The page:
The movie generally follows the four gospels, but has some interesting twists because it’s from the Roman side.  There are (to my mind) changes, but they won’t mean a great deal to the average person – Christian or not.  One of the most interesting (to me) was the twisting of the story of “Doubting Thomas”.  The actions happen per the gospel, but the line about faith is directed to Clavius instead of to Thomas.
Another (to me) significant change is Mary Magdalene (played by Maria Botto) is put back in the role of a prostitute.  This is a currently discredited interpretation of Mary Magdalene’s role among the followers of Christ.  The role came about by means of a claim / assertion by Pope Gregory I, which generally combined multiple Mary’s cited in the testaments into a single Mary.
Other than these (and other minor) errors, I found the movie to be an excellent story of faith and conversion.  On the basis of this alone, I give the movie a strong recommendation.
.
On This Day In:
2016 Dignity And Grace
2015 Is It Warm Enough For You
2014 What The Right STILL Wants
2013 Embrace Serendipity
2012 Your Order, Please
2011 Well Enough Anyway

Read Full Post »

Today’s reviews are for a pair of biographical movies about two geniuses.  The men are Srinivasa Ramanujan and Alan Turing.  Technically, both are mathematicians, but Turing is more remembered for his work with computers.  The two movies are titled: “The Man Who Knew Infinity” (2015) about Ramanujan, and “The Imitation Game” (2014) about Turing.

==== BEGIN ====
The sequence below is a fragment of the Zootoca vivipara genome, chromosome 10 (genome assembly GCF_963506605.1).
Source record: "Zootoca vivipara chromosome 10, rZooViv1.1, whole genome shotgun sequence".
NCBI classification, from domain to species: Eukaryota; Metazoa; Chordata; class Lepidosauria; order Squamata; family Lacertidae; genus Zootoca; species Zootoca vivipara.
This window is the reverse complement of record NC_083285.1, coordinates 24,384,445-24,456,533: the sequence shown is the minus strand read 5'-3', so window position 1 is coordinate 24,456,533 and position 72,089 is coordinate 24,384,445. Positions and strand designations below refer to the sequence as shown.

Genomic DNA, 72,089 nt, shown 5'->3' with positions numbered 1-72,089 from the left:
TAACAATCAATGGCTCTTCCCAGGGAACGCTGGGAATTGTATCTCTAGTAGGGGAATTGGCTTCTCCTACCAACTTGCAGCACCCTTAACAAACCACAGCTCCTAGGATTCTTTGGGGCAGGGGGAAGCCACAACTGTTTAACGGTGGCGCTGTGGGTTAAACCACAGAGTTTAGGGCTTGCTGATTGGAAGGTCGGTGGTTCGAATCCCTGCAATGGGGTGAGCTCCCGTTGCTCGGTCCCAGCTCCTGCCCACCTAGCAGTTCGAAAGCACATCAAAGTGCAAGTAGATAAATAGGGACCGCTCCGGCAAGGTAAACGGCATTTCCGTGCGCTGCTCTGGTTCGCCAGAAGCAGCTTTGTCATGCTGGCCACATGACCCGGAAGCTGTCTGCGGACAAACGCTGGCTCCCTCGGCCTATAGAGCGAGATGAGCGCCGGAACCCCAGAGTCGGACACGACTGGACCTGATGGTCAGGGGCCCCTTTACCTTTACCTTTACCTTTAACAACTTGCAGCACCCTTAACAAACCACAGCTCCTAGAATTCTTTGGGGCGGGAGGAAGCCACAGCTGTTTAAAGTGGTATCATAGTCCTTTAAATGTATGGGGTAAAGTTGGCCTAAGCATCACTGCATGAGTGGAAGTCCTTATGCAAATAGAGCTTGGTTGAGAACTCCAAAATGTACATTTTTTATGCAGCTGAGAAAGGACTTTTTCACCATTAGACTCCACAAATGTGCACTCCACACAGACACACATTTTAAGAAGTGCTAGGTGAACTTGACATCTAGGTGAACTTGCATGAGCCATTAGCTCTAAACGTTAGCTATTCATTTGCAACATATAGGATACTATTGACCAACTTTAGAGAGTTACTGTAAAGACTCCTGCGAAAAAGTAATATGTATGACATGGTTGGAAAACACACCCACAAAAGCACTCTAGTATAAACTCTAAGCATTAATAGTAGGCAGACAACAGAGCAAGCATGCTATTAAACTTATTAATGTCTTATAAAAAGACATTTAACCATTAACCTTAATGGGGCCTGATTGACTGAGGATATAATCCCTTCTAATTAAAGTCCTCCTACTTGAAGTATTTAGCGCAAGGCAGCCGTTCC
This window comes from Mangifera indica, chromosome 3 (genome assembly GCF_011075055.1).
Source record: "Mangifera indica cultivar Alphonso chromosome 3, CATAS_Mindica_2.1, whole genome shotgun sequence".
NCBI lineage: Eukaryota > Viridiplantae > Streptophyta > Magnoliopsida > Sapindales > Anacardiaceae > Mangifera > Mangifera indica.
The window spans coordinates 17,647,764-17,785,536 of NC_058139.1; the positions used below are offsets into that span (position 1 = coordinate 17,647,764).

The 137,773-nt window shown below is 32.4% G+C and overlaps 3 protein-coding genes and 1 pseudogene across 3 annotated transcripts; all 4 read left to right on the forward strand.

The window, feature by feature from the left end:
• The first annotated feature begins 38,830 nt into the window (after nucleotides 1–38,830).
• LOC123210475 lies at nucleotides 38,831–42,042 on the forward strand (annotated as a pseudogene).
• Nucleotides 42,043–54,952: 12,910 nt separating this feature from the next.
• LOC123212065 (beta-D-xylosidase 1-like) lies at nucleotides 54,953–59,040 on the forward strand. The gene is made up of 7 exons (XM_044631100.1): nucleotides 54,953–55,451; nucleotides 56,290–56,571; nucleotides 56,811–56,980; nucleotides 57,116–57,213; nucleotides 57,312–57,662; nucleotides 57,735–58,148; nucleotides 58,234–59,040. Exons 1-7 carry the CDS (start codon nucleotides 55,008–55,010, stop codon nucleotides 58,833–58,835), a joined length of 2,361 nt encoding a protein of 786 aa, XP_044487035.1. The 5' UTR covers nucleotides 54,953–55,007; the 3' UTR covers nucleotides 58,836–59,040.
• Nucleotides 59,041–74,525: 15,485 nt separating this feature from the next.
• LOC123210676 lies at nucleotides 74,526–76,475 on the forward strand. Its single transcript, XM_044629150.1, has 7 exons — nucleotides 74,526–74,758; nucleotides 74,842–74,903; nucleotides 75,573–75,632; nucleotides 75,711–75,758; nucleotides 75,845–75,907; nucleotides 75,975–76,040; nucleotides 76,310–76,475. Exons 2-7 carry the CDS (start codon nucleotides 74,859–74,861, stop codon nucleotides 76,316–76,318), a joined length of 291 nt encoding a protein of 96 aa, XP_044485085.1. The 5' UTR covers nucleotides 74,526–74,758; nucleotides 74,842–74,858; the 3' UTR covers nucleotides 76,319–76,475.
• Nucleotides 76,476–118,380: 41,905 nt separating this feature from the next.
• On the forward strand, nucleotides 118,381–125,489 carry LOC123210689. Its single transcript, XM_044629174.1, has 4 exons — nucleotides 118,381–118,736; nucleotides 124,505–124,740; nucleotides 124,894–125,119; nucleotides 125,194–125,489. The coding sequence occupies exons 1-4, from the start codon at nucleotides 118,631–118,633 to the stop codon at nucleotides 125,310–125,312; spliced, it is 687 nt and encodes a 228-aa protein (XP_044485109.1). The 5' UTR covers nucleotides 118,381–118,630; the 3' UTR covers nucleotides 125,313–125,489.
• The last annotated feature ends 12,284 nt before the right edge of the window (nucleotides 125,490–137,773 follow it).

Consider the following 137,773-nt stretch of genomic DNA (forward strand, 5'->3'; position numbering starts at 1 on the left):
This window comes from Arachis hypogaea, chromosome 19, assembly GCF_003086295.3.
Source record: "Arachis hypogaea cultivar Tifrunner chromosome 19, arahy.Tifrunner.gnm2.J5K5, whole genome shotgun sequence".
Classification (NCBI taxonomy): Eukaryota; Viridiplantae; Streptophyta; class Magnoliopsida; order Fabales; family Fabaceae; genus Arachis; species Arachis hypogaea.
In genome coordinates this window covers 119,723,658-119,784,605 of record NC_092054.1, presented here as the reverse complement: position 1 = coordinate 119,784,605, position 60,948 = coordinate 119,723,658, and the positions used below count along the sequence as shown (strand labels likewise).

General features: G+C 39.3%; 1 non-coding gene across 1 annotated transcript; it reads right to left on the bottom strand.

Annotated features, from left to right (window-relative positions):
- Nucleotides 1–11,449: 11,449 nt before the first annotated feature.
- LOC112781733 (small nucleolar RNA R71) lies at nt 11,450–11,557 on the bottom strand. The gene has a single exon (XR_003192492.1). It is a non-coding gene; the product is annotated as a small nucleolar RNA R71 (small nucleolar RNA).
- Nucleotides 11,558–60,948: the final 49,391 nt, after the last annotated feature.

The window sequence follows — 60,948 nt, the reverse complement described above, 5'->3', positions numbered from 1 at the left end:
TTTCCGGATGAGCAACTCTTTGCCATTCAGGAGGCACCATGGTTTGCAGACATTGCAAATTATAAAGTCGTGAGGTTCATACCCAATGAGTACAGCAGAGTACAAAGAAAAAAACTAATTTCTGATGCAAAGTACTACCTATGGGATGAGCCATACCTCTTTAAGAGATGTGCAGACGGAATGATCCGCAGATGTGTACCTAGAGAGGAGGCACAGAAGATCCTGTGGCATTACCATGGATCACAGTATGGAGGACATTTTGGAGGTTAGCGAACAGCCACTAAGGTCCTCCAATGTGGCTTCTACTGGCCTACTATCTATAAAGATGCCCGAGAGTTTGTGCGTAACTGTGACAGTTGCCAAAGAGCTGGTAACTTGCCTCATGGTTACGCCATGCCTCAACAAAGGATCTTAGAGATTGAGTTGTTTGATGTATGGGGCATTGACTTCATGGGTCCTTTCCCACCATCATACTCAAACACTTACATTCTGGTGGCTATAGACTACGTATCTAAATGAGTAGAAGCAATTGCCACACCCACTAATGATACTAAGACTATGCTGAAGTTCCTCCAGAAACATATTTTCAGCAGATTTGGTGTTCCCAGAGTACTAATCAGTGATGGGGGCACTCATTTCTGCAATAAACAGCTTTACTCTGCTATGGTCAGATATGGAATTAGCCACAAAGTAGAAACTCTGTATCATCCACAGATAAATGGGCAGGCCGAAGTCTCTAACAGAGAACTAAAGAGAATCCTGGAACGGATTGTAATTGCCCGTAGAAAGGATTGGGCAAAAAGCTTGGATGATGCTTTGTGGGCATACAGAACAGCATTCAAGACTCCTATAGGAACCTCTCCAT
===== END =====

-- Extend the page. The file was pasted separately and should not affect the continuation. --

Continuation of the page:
The Man Who Knew Infinity” (2015)  —  movie review
This movie stars Dev Patel as Indian mathematician Srinivasa Ramanujan and Jeremy Irons as his British mentor (collaborator) G. H. Hardy.  Basically, a poor, self-taught mathematician moves to Trinity College at Cambridge after mailing some of his work to a world famous mathematics professor (Hardy).  The two collaborate (and publish), but the movie is basically about their personal relationship and not about their maths.  The movie is beautifully shot in both India and England and I was moved by the depictions of both environments: brightly colored poverty contrasted with muted earth-toned (relative) wealth.  A second major plot contrast is Hardy’s atheism vs Ramanujan’s devout Hindu faith.   Ramanujan tells Hardy that his math comes from the lips of his god.  Hardy can only struggle to understand divine inspiration.  In the end, Hardy accepts that his friend believes it is true even if he cannot share that belief.
Final recommendation:  highly recommended and I look forward to reading the book (of the same title) the movie is based on.
The Imitation Game” (2014)   —  movie review
This movie stars  Benedict Cumberbatch (aka Sherlock Holmes / Doctor Strange) as Alan Turing and  Keira Knightley as Joan Clarke who was Turing’s fiancé briefly.  Turing was a homosexual and at that time, being gay was considered a serious crime in England.  Both Turing and Clarke were mathematicians who became cryptologists.  They famously developed a computer which was used to break the Nazi Enigma cypher.   This movie describes this invention and Turing’s subsequent suicide.   As a personal note: I consider Turing to be one of the seminal figures in computer science and in artificial intelligence.  The “test” for general purpose artificial intelligence is named “The Turing Test” and based on one of his papers.
Turing and Clarke worked closely together and are reported to have actually been very close friends although I’ve seen Turing portrayed as almost autistic in dealing with social settings, so I’m not sure how accurate the descriptions or the portrayals have been.  In any case, Turing proposed marriage to Clarke and then later withdrew and admitted to being gay.  The movie purports to Clarke being indifferent to Turing’s sexuality as she is contented with having a relationship with a friend and an intellectual equal.